The Supreme Court Is a Big Deal for Small Business

The Supreme Court’s latest term ended earlier this summer, and its upcoming session is set to start this fall. This lull is the perfect time to focus on something that’s often overlooked during the rest of the year: How does the Supreme Court affect the engine of our economy — American small business? 

This important question is usually drowned out by the big-ticket political and social issues that dominate the press. That’s even true in cases that deal most with small businesses. For example, the National Federation of Independent Business took the fight against ObamaCare to the Supreme Court in 2012, in NFIB v. Sebelius. Health care costs have been our members’ top concern for more than 30 years, and when five Justices upheld Obamacare, they struck a blow against small businesses nationwide.

Small businesses don’t ask for the headlines, but they do ask for the highest court in the land to do what’s right. Their voices deserve to be heard, and at NFIB, we make sure the Justices are listening to the concerns of our members. The Supreme Court needs to know who its actions help or hurt: More than 30 million American small businesses employing nearly 60 million workers.

These businesses and workers are especially affected by government regulations — our members’ second-biggest concern. The Court dips into this broad bucket more than any other, hearing dozens of regulatory cases every year.

Consider the 2018 term. NFIB closely watched and participated in several cases, and the results were generally positive. Whereas in previous years the Court let regulators run amok, now a majority of Justices are making bureaucrats accountable again.

For example: Should courts defer to government agencies when interpreting regulations? The Court used to say “yes,” even though it led to rules and mandates that are too numerous and too vague, imposing burdensome costs on companies and workers alike. In Kisor v. Wilkie, we told the Court as much, showing how deference to regulators damages small businesses. The Justices partially agreed, telling judges that they have an obligation to decide upon the best meaning of ambiguous regulation, and that deference is only appropriate in extremely limited circumstances. 

While we wanted even more, small businesses see this as a win.

The same is true in the Court’s recent ruling on whether bureaucrats can impose regulations without weighing the costs against the benefits. In Weyerhaeuser Co. v. U.S. Fish & Wildlife Service, the U.S. Fish and Wildlife Service thought it could essentially ignore the costs when designating “critical habitat under the Endangered Species Act” — an action that triggers tremendous restrictions for affected small business landowners. The government’s action cost companies millions of dollars, with little-to-no discernible benefit for endangered animals.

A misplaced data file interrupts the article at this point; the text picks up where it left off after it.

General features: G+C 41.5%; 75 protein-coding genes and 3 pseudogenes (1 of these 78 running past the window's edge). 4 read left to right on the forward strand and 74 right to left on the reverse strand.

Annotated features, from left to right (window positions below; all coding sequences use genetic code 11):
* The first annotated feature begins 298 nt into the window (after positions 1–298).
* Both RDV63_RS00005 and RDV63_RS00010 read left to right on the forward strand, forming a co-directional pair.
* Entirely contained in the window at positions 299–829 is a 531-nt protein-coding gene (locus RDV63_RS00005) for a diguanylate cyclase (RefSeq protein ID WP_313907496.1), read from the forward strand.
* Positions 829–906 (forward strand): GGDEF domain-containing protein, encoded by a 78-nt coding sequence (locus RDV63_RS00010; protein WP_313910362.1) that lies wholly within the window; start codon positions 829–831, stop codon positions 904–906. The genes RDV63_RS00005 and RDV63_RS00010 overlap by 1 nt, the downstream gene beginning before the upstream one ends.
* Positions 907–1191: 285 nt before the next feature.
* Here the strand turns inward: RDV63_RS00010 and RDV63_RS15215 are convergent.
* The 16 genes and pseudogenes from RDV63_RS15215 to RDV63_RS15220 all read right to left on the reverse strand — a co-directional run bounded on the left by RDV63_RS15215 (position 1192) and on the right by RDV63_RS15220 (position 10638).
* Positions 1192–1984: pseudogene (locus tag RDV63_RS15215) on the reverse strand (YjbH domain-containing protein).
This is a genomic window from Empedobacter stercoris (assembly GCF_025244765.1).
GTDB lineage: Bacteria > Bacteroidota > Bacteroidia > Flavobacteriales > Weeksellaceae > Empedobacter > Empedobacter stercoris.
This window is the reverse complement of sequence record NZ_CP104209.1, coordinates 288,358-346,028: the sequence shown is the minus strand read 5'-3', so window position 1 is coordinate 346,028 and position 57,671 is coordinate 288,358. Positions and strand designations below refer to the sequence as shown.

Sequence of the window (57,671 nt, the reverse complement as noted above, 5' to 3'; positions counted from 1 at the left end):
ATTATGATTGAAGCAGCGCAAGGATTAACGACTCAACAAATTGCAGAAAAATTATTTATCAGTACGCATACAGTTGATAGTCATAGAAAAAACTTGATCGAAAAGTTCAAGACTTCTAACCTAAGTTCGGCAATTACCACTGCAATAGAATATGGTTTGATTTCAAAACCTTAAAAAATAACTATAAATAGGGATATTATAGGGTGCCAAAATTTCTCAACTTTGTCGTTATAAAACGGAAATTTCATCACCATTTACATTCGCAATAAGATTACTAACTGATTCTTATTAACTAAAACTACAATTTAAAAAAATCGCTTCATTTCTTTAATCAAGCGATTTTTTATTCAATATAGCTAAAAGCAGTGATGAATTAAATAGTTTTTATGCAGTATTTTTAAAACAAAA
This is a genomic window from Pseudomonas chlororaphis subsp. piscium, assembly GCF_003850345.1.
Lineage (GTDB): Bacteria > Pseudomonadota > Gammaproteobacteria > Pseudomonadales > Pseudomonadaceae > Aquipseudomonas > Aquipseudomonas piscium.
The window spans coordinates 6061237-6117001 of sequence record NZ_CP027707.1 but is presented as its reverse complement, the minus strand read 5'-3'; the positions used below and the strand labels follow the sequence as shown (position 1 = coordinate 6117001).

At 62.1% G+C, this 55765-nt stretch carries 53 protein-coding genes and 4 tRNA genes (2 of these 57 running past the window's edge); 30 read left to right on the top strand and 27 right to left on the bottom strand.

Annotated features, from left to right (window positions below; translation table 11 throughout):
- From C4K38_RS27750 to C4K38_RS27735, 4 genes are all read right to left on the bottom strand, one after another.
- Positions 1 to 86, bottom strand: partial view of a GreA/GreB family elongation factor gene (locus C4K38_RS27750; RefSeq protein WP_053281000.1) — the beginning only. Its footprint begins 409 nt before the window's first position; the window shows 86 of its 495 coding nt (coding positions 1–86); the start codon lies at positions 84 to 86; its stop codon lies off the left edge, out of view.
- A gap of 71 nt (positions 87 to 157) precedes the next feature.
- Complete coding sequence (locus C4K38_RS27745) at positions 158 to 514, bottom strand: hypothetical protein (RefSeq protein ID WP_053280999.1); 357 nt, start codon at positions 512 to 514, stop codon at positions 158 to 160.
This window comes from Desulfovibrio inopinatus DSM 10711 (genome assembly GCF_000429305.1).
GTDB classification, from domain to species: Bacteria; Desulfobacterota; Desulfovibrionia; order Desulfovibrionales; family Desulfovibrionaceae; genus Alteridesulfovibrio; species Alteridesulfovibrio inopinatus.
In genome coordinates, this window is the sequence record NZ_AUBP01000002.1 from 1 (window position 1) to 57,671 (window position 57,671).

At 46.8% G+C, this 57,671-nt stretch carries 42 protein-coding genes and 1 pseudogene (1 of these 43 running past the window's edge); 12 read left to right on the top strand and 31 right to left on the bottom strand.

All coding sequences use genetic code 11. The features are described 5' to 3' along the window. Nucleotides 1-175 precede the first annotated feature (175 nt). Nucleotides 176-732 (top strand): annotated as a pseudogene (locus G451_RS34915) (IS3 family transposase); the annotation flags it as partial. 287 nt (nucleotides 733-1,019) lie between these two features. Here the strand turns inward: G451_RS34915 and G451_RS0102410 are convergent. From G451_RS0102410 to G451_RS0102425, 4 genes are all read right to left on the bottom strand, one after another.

Fortunately, the Supreme Court told the bureaucrats to go back and take a careful look at the damage they did — another win for small business. 

The Court also ruled in favor of property rights last term in Knick v. Township of Scott. The justices opened the federal courthouse doors for small business landowners fighting for their right to receive just compensation for regulatory takings. For nearly 35 years, small businesses were denied access to the federal courts when seeking to defend their property rights — now they’re free to do so, and vindicate their rights. And finally, in yet another underappreciated case, the Court ruled in favor of small business privacy. The justices ruled, in the case of Food Marketing Institute v. Argus Leader, that confidential business information cannot be released to the public. Chalk up two more wins for small business.

It’s heartening to see the Supreme Court take the side of small business in so many cases. The victories of the past are hopefully a preview of the future. The next term is likely to see even more causes that will affect millions of small businesses’ ability to succeed and contribute to their communities.

As the Justices decide which cases to hear, the success of America’s small businesses should factor into their deliberations — and their decisions. They may not always drive the legal headlines, but small businesses do drive the economy, day in and day out. We’ll continue to advocate for their rights at the highest court in the land, because the Supreme Court is a big deal for small business.

Karen R. Harned is executive director of the National Federation of Independent Business Small Business Legal Center.

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